Lastly, what about the farmers and ranchers? What happens to them?  Does Mr. Perdue go out of business?  What about the cattle ranchers out west?  Do they convert their ranches and chicken farms to labs? Will they make the lab meat?  I will admit that the Petri Dish lab meat has promise, but there are a lot of issues that need to worked out before I toss one of these puppies – and I don’t mean that literally – on the grill.


Donna Cavanagh

Donna Cavanagh is founder of HumorOutcasts.com (HO) and the partner publishing company, HumorOutcasts Press which now includes the labels Shorehouse Books and Corner Office Books (HOPress-Shorehousebooks.com). As "den mother" to the more than 100 aspiring and accomplished writers, producers, comics and authors, Cavanagh's goal is to allow creativity to flow. She is a former journalist who made an unscheduled stop into humor more than 20 years ago. Her syndicated columns helped her gain a national audience when her work landed in the pages of First Magazine and USA Today. She teaches the how-to lessons of humor and publishing at conferences and workshops throughout the country including The Philadelphia Writers' Conference and Erma Bombeck Writers Workshop. The author of four humor books, Cavanagh hopes her latest book, How to Write and Share Humor: Techniques to Tickle Funny Bones and Win Fans, will encourage writers not only to embrace their humor talents but show them off as well.

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12 Responses to Our Meat Might Not Moo in the Future

  1. Deb Martin-Webster
    May 28, 2011 at 9:35 pm

    I’d probably eat Mr. Perdue if he was on sale. Petri Dish lab meat . . . it’s what’s for future dinners. LOL

  2. Jack Sass
    May 27, 2011 at 6:17 pm

    Ole MacDonald had a test-tube, e-i-e-i-o! 😉 I’m thinking, um, yuck!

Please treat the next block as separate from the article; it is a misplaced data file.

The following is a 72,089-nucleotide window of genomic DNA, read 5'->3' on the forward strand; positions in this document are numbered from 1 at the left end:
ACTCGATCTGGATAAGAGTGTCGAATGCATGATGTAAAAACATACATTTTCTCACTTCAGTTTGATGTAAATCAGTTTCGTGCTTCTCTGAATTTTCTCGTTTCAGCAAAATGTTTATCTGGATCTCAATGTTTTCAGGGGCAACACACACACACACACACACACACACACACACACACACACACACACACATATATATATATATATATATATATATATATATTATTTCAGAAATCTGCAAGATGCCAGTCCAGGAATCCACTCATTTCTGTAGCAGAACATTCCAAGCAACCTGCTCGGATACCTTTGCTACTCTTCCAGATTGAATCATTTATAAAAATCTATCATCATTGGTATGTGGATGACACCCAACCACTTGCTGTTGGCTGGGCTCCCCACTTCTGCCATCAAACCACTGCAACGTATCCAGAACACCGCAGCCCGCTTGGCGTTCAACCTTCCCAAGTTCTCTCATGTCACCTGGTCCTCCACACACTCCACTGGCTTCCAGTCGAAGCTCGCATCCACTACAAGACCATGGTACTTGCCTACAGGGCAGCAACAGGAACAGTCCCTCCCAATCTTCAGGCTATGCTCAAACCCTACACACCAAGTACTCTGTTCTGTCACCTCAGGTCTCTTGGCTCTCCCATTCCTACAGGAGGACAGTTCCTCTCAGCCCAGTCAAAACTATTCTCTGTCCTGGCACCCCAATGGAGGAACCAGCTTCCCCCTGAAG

• May 27, 2011 at 6:18 pm

      I don’t know Jack. They say that you would never be able to taste a difference. I think they should use you and Eric as taste testers. You both love your meat!

  3. Stephanie Queen
    May 26, 2011 at 7:15 am

    A lab hot dog? Well, when you think about it, it has to be better for you than the real thing. Right?

  4. lbwoodgate
    May 25, 2011 at 10:34 pm

    Now you know that hamburger you eat didn’t come from those happy California dairy cows in your picture. Cows aren’t slaughtered anyway. They donate their bodies to meat packers after living a carefree life on the open ranges. 🙂

    • May 26, 2011 at 7:55 am

      Really? That is the true life of a cow? I feel so much better now.:)

  5. May 25, 2011 at 1:48 pm

    I think the only reason that cows haven’t gone extinct is because they are delicious.

    • May 25, 2011 at 1:52 pm

      Well, they are cute too! Aren’t they in a homely sort of way. I think so. I would keep them around for looks only.

  6. May 25, 2011 at 1:27 pm

    I guess if they can make test tube babies, then test tube burgers is certainly “conceivable”.

    • May 25, 2011 at 1:51 pm

      HA HA Matty, great play on that word! Yes, I do see the advantages of lab meat, but I have to admit that it creeps me out a bit.

  7. Mayor Lund
    May 25, 2011 at 7:31 am

    I wonder if this invention will help me with my problem? I’ve been spending 1,000’s of dollars on products every year to try and make my meat larger and I’ve yet to find a product that actually works. This might be just the ticket for me!

    • May 25, 2011 at 8:30 am

      Um, I heard it requires electrical shocks. Is this something you really want to undertake? I would think twice Mayor!